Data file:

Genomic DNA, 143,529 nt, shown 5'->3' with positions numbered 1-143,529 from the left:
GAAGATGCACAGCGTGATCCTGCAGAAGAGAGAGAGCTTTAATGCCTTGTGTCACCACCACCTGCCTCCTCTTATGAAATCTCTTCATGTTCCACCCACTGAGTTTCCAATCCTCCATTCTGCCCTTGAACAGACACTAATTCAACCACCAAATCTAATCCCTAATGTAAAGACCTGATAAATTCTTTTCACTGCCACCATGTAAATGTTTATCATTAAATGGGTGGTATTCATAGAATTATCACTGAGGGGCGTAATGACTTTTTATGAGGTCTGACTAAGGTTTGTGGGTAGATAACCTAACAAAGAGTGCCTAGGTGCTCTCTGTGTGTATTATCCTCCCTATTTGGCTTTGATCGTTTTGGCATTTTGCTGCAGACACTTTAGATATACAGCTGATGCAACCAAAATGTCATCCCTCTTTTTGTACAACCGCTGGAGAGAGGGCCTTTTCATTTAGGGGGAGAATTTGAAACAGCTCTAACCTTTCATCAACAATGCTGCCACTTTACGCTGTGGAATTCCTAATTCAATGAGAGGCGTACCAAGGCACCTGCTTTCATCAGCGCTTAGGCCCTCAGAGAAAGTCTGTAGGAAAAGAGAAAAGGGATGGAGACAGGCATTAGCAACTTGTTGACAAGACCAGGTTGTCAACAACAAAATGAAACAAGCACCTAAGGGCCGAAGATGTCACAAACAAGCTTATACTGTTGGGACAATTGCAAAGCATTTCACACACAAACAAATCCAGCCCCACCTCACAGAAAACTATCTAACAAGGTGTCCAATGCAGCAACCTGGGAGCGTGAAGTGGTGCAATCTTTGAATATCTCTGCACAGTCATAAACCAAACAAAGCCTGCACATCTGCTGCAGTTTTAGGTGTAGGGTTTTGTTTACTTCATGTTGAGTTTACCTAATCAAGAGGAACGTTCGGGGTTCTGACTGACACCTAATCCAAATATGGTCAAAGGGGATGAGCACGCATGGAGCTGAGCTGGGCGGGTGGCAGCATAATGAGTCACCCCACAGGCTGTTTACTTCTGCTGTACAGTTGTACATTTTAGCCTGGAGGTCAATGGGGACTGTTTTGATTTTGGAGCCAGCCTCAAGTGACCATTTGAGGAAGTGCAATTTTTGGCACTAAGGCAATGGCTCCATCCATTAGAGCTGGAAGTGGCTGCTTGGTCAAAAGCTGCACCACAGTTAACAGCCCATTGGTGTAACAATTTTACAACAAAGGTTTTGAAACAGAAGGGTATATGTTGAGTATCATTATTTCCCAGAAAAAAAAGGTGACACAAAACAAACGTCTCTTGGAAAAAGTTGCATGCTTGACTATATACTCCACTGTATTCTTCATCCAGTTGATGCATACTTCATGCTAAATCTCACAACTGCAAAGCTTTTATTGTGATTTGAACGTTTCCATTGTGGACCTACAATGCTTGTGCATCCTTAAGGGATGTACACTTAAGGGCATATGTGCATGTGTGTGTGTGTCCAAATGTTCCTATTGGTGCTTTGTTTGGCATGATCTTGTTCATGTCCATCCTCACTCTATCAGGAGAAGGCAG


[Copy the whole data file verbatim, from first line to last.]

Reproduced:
Genomic DNA, 143,529 nt, shown 5'->3' with positions numbered 1-143,529 from the left:
GAAGATGCACAGCGTGATCCTGCAGAAGAGAGAGAGCTTTAATGCCTTGTGTCACCACCACCTGCCTCCTCTTATGAAATCTCTTCATGTTCCACCCACTGAGTTTCCAATCCTCCATTCTGCCCTTGAACAGACACTAATTCAACCACCAAATCTAATCCCTAATGTAAAGACCTGATAAATTCTTTTCACTGCCACCATGTAAATGTTTATCATTAAATGGGTGGTATTCATAGAATTATCACTGAGGGGCGTAATGACTTTTTATGAGGTCTGACTAAGGTTTGTGGGTAGATAACCTAACAAAGAGTGCCTAGGTGCTCTCTGTGTGTATTATCCTCCCTATTTGGCTTTGATCGTTTTGGCATTTTGCTGCAGACACTTTAGATATACAGCTGATGCAACCAAAATGTCATCCCTCTTTTTGTACAACCGCTGGAGAGAGGGCCTTTTCATTTAGGGGGAGAATTTGAAACAGCTCTAACCTTTCATCAACAATGCTGCCACTTTACGCTGTGGAATTCCTAATTCAATGAGAGGCGTACCAAGGCACCTGCTTTCATCAGCGCTTAGGCCCTCAGAGAAAGTCTGTAGGAAAAGAGAAAAGGGATGGAGACAGGCATTAGCAACTTGTTGACAAGACCAGGTTGTCAACAACAAAATGAAACAAGCACCTAAGGGCCGAAGATGTCACAAACAAGCTTATACTGTTGGGACAATTGCAAAGCATTTCACACACAAACAAATCCAGCCCCACCTCACAGAAAACTATCTAACAAGGTGTCCAATGCAGCAACCTGGGAGCGTGAAGTGGTGCAATCTTTGAATATCTCTGCACAGTCATAAACCAAACAAAGCCTGCACATCTGCTGCAGTTTTAGGTGTAGGGTTTTGTTTACTTCATGTTGAGTTTACCTAATCAAGAGGAACGTTCGGGGTTCTGACTGACACCTAATCCAAATATGGTCAAAGGGGATGAGCACGCATGGAGCTGAGCTGGGCGGGTGGCAGCATAATGAGTCACCCCACAGGCTGTTTACTTCTGCTGTACAGTTGTACATTTTAGCCTGGAGGTCAATGGGGACTGTTTTGATTTTGGAGCCAGCCTCAAGTGACCATTTGAGGAAGTGCAATTTTTGGCACTAAGGCAATGGCTCCATCCATTAGAGCTGGAAGTGGCTGCTTGGTCAAAAGCTGCACCACAGTTAACAGCCCATTGGTGTAACAATTTTACAACAAAGGTTTTGAAACAGAAGGGTATATGTTGAGTATCATTATTTCCCAGAAAAAAAAGGTGACACAAAACAAACGTCTCTTGGAAAAAGTTGCATGCTTGACTATATACTCCACTGTATTCTTCATCCAGTTGATGCATACTTCATGCTAAATCTCACAACTGCAAAGCTTTTATTGTGATTTGAACGTTTCCATTGTGGACCTACAATGCTTGTGCATCCTTAAGGGATGTACACTTAAGGGCATATGTGCATGTGTGTGTGTGTCCAAATGTTCCTATTGGTGCTTTGTTTGGCATGATCTTGTTCATGTCCATCCTCACTCTATCAGGAGAAGGCAG